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Key employment law updates | October 2021

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Government announce short-term visas for HGV food drivers and poultry workers

On 11 October 2021, the government published Statement of Changes to Immigration Rules; CP 524 to allow poultry workers and people undertaking haulage driving work involving transportation of food goods to come to the UK.

The new visas will come under the existing Seasonal Workers route which falls within the Temporary Worker immigration category. The Home Office has highlighted that this is a short-term solution and the visas are a time limited provision. A scheme operator will be required to recruit such temporary workers as, in most instances, there is not time for employers to apply for a sponsorship licence themselves. Businesses looking to recruit temporary workers in these categories are encouraged to contact any of the four scheme operators. It is noted that application process is likely to differ for each operator.

The temporary visa will be available for 4,700 HGV food drivers and 5,500 poultry workers. Poultry workers under the temporary visa scheme must apply by 15 November 2021 and if successful, will be granted permission until 31 December 2021. HGV drivers under the temporary visa scheme must apply by 1 December 2021, and if successful, will be granted permission until 28 February 2022.

Whether the emergency scheme will address some of the supply chain issues depends  on many factors, including if migrant workers are financially incentivised by a three-month visa and whether the Home Office will be able to process the applications efficiently to allow their work in the UK to have a positive impact.

GPs see increase in work-related stress

Research has found that almost all GPs have seen an increase in the number of patients seeking help for work-related stress since the start of the pandemic. Sadly, the survey of 252 GPs carried out by Censuswide (on behalf of Perkbox) found that 92% had seen more people come through their doors looking for medical advice about work-related stress and anxiety, with 68% reporting an increase in the last three months. The survey also found that 80% of GPs agreed that the worse is yet to come and expect that the demand will increase further.

The survey also found that 39% of patients that seek help for work related stress were signed off from work which the research said represented a 'huge hit to productivity'.

The top three most reported contributing factors to work-related anxiety were financial insecurity (45%), returning to the workplace (43%) and increasing workloads (39%). 73% of GPs said their patients referenced ineffective employer wellbeing strategies when reporting workplace stress. With many businesses struggling to recruit into various roles, keeping the existing workforce efficient and happy is vital, but with the new ways of working (often remotely) comes many challenges. Employers are encouraged to think about how best they can support their staff to prevent that hit to productivity or its service.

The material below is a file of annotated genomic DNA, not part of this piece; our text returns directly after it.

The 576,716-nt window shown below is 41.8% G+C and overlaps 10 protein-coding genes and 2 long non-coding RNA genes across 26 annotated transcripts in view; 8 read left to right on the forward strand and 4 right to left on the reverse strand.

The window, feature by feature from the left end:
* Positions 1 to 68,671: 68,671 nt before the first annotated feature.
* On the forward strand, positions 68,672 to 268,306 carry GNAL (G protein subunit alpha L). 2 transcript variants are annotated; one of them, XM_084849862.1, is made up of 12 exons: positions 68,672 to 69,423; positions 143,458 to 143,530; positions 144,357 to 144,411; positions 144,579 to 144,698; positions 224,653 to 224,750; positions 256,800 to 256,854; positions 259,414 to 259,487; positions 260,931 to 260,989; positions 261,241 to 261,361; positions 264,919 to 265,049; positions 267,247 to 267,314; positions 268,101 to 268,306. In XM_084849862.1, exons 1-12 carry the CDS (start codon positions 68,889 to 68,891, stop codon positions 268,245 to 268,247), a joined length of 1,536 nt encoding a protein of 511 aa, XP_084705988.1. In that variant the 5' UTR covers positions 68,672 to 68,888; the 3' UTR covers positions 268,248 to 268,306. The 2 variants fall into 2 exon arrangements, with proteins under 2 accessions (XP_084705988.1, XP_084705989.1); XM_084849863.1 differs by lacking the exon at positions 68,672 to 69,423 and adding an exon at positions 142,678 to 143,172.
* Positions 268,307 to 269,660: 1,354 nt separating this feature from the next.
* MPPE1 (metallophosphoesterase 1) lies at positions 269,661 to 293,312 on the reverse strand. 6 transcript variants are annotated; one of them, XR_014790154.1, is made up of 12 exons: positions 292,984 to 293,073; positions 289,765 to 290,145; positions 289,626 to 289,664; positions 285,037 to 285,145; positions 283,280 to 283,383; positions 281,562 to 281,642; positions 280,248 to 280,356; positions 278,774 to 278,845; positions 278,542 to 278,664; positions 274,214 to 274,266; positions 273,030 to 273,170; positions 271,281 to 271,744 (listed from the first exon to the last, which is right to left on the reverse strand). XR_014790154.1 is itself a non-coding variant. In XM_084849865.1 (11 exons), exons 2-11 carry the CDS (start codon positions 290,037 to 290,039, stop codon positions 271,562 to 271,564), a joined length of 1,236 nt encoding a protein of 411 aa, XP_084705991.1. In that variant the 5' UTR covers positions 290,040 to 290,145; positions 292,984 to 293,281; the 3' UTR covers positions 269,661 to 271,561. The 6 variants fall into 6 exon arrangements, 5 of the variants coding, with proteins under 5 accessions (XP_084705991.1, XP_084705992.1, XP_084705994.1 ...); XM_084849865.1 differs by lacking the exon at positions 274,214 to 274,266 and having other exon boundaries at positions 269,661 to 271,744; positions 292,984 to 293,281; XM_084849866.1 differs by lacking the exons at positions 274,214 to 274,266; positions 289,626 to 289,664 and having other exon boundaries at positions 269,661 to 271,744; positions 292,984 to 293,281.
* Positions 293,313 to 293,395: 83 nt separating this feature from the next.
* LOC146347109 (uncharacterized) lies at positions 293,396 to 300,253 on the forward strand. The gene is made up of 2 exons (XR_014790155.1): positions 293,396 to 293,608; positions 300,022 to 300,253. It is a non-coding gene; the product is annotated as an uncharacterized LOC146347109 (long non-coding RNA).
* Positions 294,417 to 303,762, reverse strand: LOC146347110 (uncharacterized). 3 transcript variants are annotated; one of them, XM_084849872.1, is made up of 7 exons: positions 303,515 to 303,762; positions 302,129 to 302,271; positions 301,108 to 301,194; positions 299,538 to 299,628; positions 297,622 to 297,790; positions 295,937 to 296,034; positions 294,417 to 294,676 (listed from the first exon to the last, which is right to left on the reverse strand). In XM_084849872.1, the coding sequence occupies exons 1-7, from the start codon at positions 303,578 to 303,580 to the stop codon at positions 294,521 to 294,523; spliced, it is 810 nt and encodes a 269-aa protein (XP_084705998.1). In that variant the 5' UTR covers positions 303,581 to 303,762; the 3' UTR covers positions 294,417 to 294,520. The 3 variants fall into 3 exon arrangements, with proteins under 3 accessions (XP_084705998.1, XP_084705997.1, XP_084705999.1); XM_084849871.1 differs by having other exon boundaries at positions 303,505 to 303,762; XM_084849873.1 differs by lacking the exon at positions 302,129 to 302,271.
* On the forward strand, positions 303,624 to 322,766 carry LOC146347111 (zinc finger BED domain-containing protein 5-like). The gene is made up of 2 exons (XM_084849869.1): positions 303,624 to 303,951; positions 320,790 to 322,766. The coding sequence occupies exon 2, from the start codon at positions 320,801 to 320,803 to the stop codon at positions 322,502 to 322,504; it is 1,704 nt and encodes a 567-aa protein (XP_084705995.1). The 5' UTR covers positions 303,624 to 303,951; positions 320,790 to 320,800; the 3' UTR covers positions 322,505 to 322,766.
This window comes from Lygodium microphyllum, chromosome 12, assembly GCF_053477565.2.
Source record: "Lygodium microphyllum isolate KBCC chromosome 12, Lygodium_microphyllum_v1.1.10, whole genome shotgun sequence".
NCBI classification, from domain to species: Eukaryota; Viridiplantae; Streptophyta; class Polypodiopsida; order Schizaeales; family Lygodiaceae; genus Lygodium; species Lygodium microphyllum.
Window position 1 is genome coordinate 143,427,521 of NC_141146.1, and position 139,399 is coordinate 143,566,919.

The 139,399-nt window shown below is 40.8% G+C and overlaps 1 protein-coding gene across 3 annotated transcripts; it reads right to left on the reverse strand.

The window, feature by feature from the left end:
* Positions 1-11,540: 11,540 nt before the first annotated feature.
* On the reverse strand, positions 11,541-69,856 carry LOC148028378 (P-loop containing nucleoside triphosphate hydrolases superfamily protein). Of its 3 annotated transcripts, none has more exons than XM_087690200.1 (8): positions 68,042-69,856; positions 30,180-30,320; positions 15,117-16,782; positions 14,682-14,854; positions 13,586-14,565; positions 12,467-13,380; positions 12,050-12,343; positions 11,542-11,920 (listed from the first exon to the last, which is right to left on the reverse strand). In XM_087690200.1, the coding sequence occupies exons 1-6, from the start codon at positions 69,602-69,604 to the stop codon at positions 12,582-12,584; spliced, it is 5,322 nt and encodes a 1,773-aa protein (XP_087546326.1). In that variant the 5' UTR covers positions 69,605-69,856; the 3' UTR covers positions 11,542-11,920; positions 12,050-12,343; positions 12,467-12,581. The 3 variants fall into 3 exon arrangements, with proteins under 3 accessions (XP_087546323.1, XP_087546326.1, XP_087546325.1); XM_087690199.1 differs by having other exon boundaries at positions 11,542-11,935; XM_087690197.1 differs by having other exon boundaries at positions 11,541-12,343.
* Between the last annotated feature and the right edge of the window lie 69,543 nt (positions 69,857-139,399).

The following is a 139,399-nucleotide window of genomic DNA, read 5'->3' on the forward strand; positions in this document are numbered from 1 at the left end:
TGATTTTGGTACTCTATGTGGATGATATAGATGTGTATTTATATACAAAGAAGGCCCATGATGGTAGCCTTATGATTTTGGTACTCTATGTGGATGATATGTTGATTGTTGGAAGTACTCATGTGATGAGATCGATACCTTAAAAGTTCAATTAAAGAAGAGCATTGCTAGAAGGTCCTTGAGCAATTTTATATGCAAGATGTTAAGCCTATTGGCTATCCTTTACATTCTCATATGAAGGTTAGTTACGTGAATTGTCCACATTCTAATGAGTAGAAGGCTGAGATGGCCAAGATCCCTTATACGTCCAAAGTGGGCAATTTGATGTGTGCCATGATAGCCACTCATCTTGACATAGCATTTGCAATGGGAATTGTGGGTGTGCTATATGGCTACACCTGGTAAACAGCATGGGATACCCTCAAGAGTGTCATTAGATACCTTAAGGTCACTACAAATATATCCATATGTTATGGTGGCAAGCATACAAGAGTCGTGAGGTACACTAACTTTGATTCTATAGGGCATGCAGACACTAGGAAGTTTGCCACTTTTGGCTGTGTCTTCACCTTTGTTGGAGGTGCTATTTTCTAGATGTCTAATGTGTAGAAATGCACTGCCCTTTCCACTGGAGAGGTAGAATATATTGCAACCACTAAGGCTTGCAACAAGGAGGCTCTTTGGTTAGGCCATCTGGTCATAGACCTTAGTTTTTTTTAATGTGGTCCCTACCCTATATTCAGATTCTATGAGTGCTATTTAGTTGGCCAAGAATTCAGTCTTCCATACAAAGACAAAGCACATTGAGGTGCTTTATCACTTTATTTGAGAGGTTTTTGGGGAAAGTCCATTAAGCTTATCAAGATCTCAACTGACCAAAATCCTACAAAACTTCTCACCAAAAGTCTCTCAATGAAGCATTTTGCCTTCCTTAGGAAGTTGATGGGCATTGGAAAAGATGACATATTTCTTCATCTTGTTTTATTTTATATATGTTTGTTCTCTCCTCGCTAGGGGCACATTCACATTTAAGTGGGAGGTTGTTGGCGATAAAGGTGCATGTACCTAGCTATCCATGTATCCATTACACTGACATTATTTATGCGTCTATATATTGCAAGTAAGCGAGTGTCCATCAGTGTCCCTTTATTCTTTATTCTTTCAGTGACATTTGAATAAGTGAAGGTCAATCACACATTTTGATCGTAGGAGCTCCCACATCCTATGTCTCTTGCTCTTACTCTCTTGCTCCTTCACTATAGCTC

Pension Regulator, TRP, warns gig economy to follow pension rules or risk enforcement

The Pension Regulator has warned the gig economy employers that they must 'voluntarily and promptly' comply with their auto-enrolment obligations or risk enforcement action. A spokesperson for TRP said that 'it is only right all workers contributing to the economy receive the pension they are entitled to'.

This comes after Uber recently announced its plan to offer a pension scheme provided by NOW: Pensions to all its eligible UK drivers, following the Supreme Court's ruling that Uber drivers were 'workers' and therefore qualified for auto-enrolment. Uber has urged rivals to join a cross-industry pension scheme so we shall keep this under review and report any updates once available.  

Rising starting salaries and mental health support in benefit packages

Employers are offering rising starting salaries and prioritising mental health support in benefit packages to attract and retain staff.

Starting salaries for both temporary and permanent positions have risen at its sharpest rate in over 24 years. Research by the Recruitment and Employment Confederation (REC) shows that hiring has continued to rise rapidly and that as candidate availability has declined, businesses have been driven to offer higher starting pay. The survey of 400 recruitment firms also found that the number of people available for jobs has fallen to a near-record low, which is therefore driving the big increases in starting pay.

Additional research by XpertHR has also found that 59.4% of UK organisations are offering mental health support in benefit packages. This comes as part of a wider effort to prioritise employee wellbeing. The most obvious way for employers to attract talent is through distinct employment terms and conditions which differ to its competitors. We are not surprised to hear that businesses are not only increasing starting salaries but also looking at the wider package on offer, to distinguish themselves.